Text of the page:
Transcript of a letter written by Sidney Milton Forrester on 6th June 1943, to his sister Margaret Forrester:
Same chap etc.
Address C/o Aus. Base P.O
and it is Sunday afternoon 6th June
The first thing Im going to say to you, O girl, is bags of congratulations on your engagement. You’ve got a good guy there – ‘smatterofact bringing some of the lastest gen into play, he’s a “wizard” guy, but don’t let on I said so or you’ll never be able to rule him with an iron fist in a velvet glove – How I do run on, don’t I.
I guess when Nan gets a dekko at your sparkler she will turn a pale green but tell the darling girl, Margaret, that I shall do my best to change it back to its usual becoming hue as soon as I come sailing home (or flying home) from der wars.
And now a little bit of a line-shoot as to where we are and a negligible amount of information on what we’re doing now.
We’re at a beautiful little place in
Derbyshire where there is beauty all round us and on a station where there is no B.S. – If you ask Bob what B.S. means he may tell you or on the other hand he may laugh horsely and then shut up like a clam saying it is not for young ladies to know such things.
I won’t describe the place here as I’ve already done that in another letter home but I will tell you about a couple of young foxhounds who snuffle about the surroundings usually getting into a hell of a mess – and we’ve cottoned onto one another, these dawgs and I.
The other day we went exploring quite a thick wood only a couple of acres large with a lake inside and a waterfall an’ all. Well anyhow first of all these pooches go and worry a couple of magnificent horses in the field next door to us (the wood too, is only about 20 yards from where I live.) So the gees lowered their heads and charged sending the
pups racing back to us at a rapid pace. I won’t say they were disgruntled but they were scarcely gruntled.
Next came rabbits and as rabbits can’t lower their heads and charge, the brave little blighters played merry hell with the bunnies till we reached the woods. Once in the woods they tangled themselves up with stinging nettles and got all hedged about. Finally we had to carry them out which must have been very embarrassing for a couple of dogs who reckon they’re pretty tough.
I’m going to approach to the Squire across the field one day for a loan of his horses ‘cause it’s a might long time since I was on a horse’s back and I’ve got a hankerin’ to ride again.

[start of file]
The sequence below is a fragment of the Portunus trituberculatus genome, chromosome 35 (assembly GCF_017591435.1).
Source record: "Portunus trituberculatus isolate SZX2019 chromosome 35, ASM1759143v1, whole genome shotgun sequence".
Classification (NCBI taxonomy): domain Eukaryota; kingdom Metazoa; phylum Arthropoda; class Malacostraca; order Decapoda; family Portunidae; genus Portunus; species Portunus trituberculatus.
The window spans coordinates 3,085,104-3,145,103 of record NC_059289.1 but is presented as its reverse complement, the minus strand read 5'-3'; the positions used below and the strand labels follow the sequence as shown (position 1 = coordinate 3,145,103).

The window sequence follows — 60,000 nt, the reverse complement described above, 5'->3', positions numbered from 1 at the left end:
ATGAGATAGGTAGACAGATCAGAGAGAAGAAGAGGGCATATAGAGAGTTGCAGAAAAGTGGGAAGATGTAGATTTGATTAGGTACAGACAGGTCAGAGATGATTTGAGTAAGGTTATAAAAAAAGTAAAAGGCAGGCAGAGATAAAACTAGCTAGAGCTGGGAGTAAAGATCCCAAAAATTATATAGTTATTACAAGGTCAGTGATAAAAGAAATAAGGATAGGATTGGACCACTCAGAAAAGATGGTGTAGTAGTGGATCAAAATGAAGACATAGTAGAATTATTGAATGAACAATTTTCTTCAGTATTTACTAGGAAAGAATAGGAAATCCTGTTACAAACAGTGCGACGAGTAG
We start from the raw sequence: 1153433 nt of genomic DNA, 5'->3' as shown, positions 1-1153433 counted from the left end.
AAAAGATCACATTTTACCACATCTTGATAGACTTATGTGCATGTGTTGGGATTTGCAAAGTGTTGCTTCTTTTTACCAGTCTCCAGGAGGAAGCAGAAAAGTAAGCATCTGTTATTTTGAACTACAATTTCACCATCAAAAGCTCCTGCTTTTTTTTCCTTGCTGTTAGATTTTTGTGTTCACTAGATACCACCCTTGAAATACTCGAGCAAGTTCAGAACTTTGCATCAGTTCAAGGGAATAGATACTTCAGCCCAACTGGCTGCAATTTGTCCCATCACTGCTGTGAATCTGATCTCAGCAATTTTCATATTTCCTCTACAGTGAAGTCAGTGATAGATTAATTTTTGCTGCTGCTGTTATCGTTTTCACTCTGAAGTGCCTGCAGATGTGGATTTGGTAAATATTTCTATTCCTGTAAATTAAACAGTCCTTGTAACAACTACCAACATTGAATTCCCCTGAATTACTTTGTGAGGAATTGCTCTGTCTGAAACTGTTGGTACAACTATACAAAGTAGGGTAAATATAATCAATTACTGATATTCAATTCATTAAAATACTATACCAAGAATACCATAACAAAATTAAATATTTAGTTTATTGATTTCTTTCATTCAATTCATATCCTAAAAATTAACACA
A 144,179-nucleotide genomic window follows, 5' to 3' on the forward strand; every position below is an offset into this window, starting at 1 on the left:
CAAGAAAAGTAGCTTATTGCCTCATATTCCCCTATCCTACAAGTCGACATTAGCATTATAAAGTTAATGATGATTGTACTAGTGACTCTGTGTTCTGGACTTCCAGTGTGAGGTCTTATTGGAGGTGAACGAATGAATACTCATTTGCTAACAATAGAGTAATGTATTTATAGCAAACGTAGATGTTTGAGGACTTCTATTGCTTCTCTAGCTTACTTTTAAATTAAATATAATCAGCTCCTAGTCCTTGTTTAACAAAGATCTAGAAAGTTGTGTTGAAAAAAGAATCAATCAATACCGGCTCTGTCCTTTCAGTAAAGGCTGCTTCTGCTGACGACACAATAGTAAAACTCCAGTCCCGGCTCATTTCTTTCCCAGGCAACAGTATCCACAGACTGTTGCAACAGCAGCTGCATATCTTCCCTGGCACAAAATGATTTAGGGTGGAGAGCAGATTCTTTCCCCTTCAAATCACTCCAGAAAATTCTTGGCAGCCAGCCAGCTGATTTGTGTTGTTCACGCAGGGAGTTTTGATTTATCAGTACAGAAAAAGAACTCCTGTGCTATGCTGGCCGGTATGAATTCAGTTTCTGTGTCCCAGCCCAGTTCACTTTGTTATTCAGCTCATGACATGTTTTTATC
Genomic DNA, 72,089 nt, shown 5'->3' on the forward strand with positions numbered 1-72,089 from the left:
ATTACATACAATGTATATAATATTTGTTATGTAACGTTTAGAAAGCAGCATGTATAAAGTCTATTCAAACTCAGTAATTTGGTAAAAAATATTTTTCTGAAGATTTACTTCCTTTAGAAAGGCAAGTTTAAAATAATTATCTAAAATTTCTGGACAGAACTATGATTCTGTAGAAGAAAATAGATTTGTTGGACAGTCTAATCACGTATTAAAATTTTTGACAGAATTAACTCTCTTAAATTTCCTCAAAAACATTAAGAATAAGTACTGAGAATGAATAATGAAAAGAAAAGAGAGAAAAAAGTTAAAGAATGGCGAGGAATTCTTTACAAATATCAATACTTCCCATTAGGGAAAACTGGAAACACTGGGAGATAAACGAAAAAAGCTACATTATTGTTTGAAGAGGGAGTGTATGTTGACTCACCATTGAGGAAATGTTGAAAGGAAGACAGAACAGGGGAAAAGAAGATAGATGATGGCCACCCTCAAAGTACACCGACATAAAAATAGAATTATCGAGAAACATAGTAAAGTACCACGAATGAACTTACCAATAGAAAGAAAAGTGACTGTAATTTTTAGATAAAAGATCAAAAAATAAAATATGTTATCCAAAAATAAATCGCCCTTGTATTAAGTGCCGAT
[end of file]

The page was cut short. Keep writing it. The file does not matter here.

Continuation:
Since we’ve been at the station we have formed into crews and as crews have gone on some really good cross-countries together. The other day we found ourselves way up in the isles of North West Scotland and a couple of days afterwards, way out on the other side of England dodging convoys (“dodging” because even though they are ours, convoys have very itchy trigger fingers these days).
Since I’ve been here I’ve been into Derby a couple of times and once, met a good type about your age, who looks something like you, and what is more, also called Margaret (Baldwin). If this should reach you before the same news reaches Nan, O girl, tell her that her guy has added yet another
To his already large and ever expanding circle of goil friends - but also tell her, do not feah [sic], as I remain ever faithful (dinkum). And now, Marcheta, I am about to have a yarn with your worser half so if you’ll pardon me, I’ll proceed to to [sic] tell him a thing or two about you
Also its coming on to rain, to I shall go inside – brilliant sunshine 10 minutes ago.
So here I go with lots of love to you and again congratters
P.S. The above is a good example of line-shooting in the best traditions
Incidentally, O girl, don’t forget to give Nan a big hug and bags of kisses from me, much as I hate to see girls doing chaps job
PP.S. You should hear me on my mouthorgan these days